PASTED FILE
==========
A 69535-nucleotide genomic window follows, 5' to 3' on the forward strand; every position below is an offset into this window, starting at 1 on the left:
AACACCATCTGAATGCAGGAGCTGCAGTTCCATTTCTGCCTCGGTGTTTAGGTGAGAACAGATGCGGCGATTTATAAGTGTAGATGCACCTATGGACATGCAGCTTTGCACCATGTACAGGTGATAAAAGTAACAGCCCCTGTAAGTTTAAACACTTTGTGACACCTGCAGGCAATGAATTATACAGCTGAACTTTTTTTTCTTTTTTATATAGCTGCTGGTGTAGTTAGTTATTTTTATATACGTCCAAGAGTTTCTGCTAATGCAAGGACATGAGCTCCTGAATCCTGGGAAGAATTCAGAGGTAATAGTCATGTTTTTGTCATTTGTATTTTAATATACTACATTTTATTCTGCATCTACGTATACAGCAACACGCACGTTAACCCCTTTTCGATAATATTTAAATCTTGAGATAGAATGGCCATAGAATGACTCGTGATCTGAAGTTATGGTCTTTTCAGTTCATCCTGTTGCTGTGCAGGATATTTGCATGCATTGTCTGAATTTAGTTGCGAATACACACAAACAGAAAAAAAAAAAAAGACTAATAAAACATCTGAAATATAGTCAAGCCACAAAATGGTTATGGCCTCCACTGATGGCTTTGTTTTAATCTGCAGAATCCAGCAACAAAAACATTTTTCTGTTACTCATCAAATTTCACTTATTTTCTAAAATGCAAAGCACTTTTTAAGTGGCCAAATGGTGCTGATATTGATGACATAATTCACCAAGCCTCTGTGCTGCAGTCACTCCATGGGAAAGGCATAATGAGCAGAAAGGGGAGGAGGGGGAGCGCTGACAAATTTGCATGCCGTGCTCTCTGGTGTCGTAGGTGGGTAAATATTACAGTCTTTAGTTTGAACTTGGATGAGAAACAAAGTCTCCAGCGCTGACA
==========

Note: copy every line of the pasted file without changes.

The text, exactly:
A 69535-nucleotide genomic window follows, 5' to 3' on the forward strand; every position below is an offset into this window, starting at 1 on the left:
AACACCATCTGAATGCAGGAGCTGCAGTTCCATTTCTGCCTCGGTGTTTAGGTGAGAACAGATGCGGCGATTTATAAGTGTAGATGCACCTATGGACATGCAGCTTTGCACCATGTACAGGTGATAAAAGTAACAGCCCCTGTAAGTTTAAACACTTTGTGACACCTGCAGGCAATGAATTATACAGCTGAACTTTTTTTTCTTTTTTATATAGCTGCTGGTGTAGTTAGTTATTTTTATATACGTCCAAGAGTTTCTGCTAATGCAAGGACATGAGCTCCTGAATCCTGGGAAGAATTCAGAGGTAATAGTCATGTTTTTGTCATTTGTATTTTAATATACTACATTTTATTCTGCATCTACGTATACAGCAACACGCACGTTAACCCCTTTTCGATAATATTTAAATCTTGAGATAGAATGGCCATAGAATGACTCGTGATCTGAAGTTATGGTCTTTTCAGTTCATCCTGTTGCTGTGCAGGATATTTGCATGCATTGTCTGAATTTAGTTGCGAATACACACAAACAGAAAAAAAAAAAAAGACTAATAAAACATCTGAAATATAGTCAAGCCACAAAATGGTTATGGCCTCCACTGATGGCTTTGTTTTAATCTGCAGAATCCAGCAACAAAAACATTTTTCTGTTACTCATCAAATTTCACTTATTTTCTAAAATGCAAAGCACTTTTTAAGTGGCCAAATGGTGCTGATATTGATGACATAATTCACCAAGCCTCTGTGCTGCAGTCACTCCATGGGAAAGGCATAATGAGCAGAAAGGGGAGGAGGGGGAGCGCTGACAAATTTGCATGCCGTGCTCTCTGGTGTCGTAGGTGGGTAAATATTACAGTCTTTAGTTTGAACTTGGATGAGAAACAAAGTCTCCAGCGCTGACA